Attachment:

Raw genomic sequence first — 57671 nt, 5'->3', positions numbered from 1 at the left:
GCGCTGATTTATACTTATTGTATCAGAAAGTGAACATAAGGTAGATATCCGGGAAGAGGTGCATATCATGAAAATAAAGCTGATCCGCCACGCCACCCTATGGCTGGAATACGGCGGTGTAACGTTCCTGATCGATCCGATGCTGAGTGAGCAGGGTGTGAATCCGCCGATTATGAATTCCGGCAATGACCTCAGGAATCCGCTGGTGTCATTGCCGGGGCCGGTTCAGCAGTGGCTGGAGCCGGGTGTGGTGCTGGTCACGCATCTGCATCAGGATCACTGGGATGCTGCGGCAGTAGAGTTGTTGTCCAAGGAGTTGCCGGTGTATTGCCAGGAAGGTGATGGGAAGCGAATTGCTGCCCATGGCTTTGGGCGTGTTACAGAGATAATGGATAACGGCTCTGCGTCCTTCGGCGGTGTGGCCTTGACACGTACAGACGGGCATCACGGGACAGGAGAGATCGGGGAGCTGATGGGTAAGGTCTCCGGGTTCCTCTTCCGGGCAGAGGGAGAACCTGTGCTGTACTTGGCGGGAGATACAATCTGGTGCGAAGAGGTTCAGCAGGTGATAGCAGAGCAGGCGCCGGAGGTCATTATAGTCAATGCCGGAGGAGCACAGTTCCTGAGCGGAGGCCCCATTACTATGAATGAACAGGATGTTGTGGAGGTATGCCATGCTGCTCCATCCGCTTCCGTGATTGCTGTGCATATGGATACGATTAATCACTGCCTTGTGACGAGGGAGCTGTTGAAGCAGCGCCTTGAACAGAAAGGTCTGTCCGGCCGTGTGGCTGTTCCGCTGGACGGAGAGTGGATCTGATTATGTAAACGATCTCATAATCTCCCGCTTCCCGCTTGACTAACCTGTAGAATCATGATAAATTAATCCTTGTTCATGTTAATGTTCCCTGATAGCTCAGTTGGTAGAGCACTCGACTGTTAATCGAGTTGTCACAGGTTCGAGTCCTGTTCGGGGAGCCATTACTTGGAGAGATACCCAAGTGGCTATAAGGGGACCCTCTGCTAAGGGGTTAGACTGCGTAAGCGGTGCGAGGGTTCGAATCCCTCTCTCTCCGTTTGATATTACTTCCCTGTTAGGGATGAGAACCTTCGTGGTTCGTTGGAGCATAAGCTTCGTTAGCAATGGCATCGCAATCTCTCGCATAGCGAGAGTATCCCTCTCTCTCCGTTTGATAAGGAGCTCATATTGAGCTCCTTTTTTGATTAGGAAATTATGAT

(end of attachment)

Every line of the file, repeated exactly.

Raw genomic sequence first — 57671 nt, 5'->3', positions numbered from 1 at the left:
GCGCTGATTTATACTTATTGTATCAGAAAGTGAACATAAGGTAGATATCCGGGAAGAGGTGCATATCATGAAAATAAAGCTGATCCGCCACGCCACCCTATGGCTGGAATACGGCGGTGTAACGTTCCTGATCGATCCGATGCTGAGTGAGCAGGGTGTGAATCCGCCGATTATGAATTCCGGCAATGACCTCAGGAATCCGCTGGTGTCATTGCCGGGGCCGGTTCAGCAGTGGCTGGAGCCGGGTGTGGTGCTGGTCACGCATCTGCATCAGGATCACTGGGATGCTGCGGCAGTAGAGTTGTTGTCCAAGGAGTTGCCGGTGTATTGCCAGGAAGGTGATGGGAAGCGAATTGCTGCCCATGGCTTTGGGCGTGTTACAGAGATAATGGATAACGGCTCTGCGTCCTTCGGCGGTGTGGCCTTGACACGTACAGACGGGCATCACGGGACAGGAGAGATCGGGGAGCTGATGGGTAAGGTCTCCGGGTTCCTCTTCCGGGCAGAGGGAGAACCTGTGCTGTACTTGGCGGGAGATACAATCTGGTGCGAAGAGGTTCAGCAGGTGATAGCAGAGCAGGCGCCGGAGGTCATTATAGTCAATGCCGGAGGAGCACAGTTCCTGAGCGGAGGCCCCATTACTATGAATGAACAGGATGTTGTGGAGGTATGCCATGCTGCTCCATCCGCTTCCGTGATTGCTGTGCATATGGATACGATTAATCACTGCCTTGTGACGAGGGAGCTGTTGAAGCAGCGCCTTGAACAGAAAGGTCTGTCCGGCCGTGTGGCTGTTCCGCTGGACGGAGAGTGGATCTGATTATGTAAACGATCTCATAATCTCCCGCTTCCCGCTTGACTAACCTGTAGAATCATGATAAATTAATCCTTGTTCATGTTAATGTTCCCTGATAGCTCAGTTGGTAGAGCACTCGACTGTTAATCGAGTTGTCACAGGTTCGAGTCCTGTTCGGGGAGCCATTACTTGGAGAGATACCCAAGTGGCTATAAGGGGACCCTCTGCTAAGGGGTTAGACTGCGTAAGCGGTGCGAGGGTTCGAATCCCTCTCTCTCCGTTTGATATTACTTCCCTGTTAGGGATGAGAACCTTCGTGGTTCGTTGGAGCATAAGCTTCGTTAGCAATGGCATCGCAATCTCTCGCATAGCGAGAGTATCCCTCTCTCTCCGTTTGATAAGGAGCTCATATTGAGCTCCTTTTTTGATTAGGAAATTATGAT